Scotland recently broke ranks with the rest of the UK over private renting by introducing a new standard tenancy which will mandate the grounds by which a landlord can end a tenancy; otherwise they are open-ended and average tenancy lengths are expected to lengthen. While some see this as a revolution in the rental market; others are more sceptical. It certainly has been the case in recent years that average length of tenancies had been growing under the old rules, as well as evidence that more families are letting in the market. At the same time, others remain to be convinced by the new legislation. The new law is less than 6 months old and credible evaluation will take some time to surface and perhaps resolve these disagreements.
Alongside the tenancy reforms sit a new form of second degree rent controls in the shape of rent increase limitations in what are called local rent pressure zones, designated and applied for by local authorities. These are approved by the Scottish Government on the basis that the councils in question provide credible evidence that there is a clear case for such limitation to stop excessive rent increases. It is worth noting two or three things: the proposed limitations do not interfere with the initial rent setting that takes place at the beginning of a tenancy (they are not controlled) and any subsequent limitations will be capped but above the rate of inflation (a minimum of CPI & 1% for up to five years). These new proposals are, all in all, relatively modest.
For me, the most important issue is what the Scottish Government requires in terms of credible and legitimate evidence from the council in question? Helpfully, the Scottish Government published a document which sets this out and I have just got round to reading it.
The first thing one is struck by in the guidance is that the evidence demands on a council are substantial. The early perception that many councils would be seeking such RPZs is clearly a misjudgement. Paragraph 7 of the document says: Evidence of rent rises alone will not be sufficient to prove that they are rising by too much. Authorities also need to prove that rent rises in the proposed RPZ are causing undue hardship to tenants; and the rises are having a detrimental effect on the local authority’s broader housing system.
The cap only applies to tenants operating under the new tenancy in the designated geography of the RPZ. The guidance says that such a zone may be at different geographies such as a street, post code sector or data zone (but not necessarily a broad rental market area, as one might have intuitively expected). The guidance argues (para 18) that the provisions are intended to be used by a local authority to deal with excessively rapidly rising rents and where the Scottish Government consider that rents are rising too much, they are causing undue hardship to tenants, and, the council is coming under increasing pressure to provide housing or subsidise the cost of housing as a consequence of rising rents (the Scottish Government expects the council to have plans to increasing housing supply and to link these to their RPZ application).
This is expected to be a transparent process where councils must publish their case and their evidence for RPZ designation. The guidance says (para 23): ‘the evidence will be a mixture of quantitative analysis e.g. statistics which demonstrate rent increases and qualitative analysis e.g. consultation with tenants. Councils will have to gather specific/ new evidence themselves where they do not hold this information already or where national data collections do not provide the level of detail required for an application. As such, councils might consider contracting with a third party with statistical and research expertise’.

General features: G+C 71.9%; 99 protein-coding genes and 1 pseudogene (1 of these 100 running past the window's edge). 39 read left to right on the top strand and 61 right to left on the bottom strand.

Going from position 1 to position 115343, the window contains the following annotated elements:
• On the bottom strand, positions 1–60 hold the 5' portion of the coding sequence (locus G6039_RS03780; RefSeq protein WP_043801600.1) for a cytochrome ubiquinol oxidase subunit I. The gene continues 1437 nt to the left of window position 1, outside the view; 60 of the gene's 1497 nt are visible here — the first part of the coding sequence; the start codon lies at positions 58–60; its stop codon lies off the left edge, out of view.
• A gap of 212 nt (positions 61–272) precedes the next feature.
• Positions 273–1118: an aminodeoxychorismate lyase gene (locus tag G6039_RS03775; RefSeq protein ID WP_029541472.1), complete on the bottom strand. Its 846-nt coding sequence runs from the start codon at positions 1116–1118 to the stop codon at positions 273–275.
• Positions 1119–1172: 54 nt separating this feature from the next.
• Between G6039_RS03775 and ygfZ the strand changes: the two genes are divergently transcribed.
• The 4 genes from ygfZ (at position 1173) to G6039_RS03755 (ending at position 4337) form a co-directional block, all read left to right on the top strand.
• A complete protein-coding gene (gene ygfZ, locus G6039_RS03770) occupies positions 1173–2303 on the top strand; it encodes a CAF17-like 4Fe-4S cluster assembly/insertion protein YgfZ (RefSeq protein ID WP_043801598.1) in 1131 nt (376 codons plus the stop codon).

Annex 1 of the guidance (criterion 3-5) sets out what is expected: a profile of the stock, time series evidence of rent increases, sample information and clarity over analytical methods, data from existing tenants, evidence that they are experiencing hardship, evidence that this rent pressure has increased pressure to expand supply and deliver more subsidy.
It would seem likely that the extent of evidence required will deter councils from making multiple applications and so the geographies may be comparatively wide. Second, it will take time for the new tenancies to generate the evidence required so do not expect RPZ applications immediately.
So, is this a modest proposal that sends a signal that may give tenants some comfort (and indeed landlords since they would have certainty about greater than CPI rent increases and can still set market rents initially); or might it be the thin end of the wedge that opens the door to greater levels of intervention? I think it will be some time before we can assess the impact of RPZs. Moreover, I think we need to place these reforms in a wider context of policy change for the private rented sector which go in different directions. These would include the adverse tax changes on landlords via LBTT, capital gains taxation and the tax relief available on borrowing, as well as the ongoing welfare impacts of the LHA cap and the treatment of younger single people (i.e. the single room rate). There is also the rental income guarantee pilot to encourage build to rent in Scotland.
And of course, the rental market is actually a series of more or less separate market segments on both sides of the market. We need to think through how these policy changes affect the different segments and the sector as a whole. Returning to the overall assessment of these interventions – rigorous analysis will have to both disaggregate the combined effects of these policies over time and ascertain their impacts across the multiple segments of the modern private rented sector –prs 1). All in all, we should be cautious about early evaluations telling us conclusively that the new system works or does not work later this year or even next.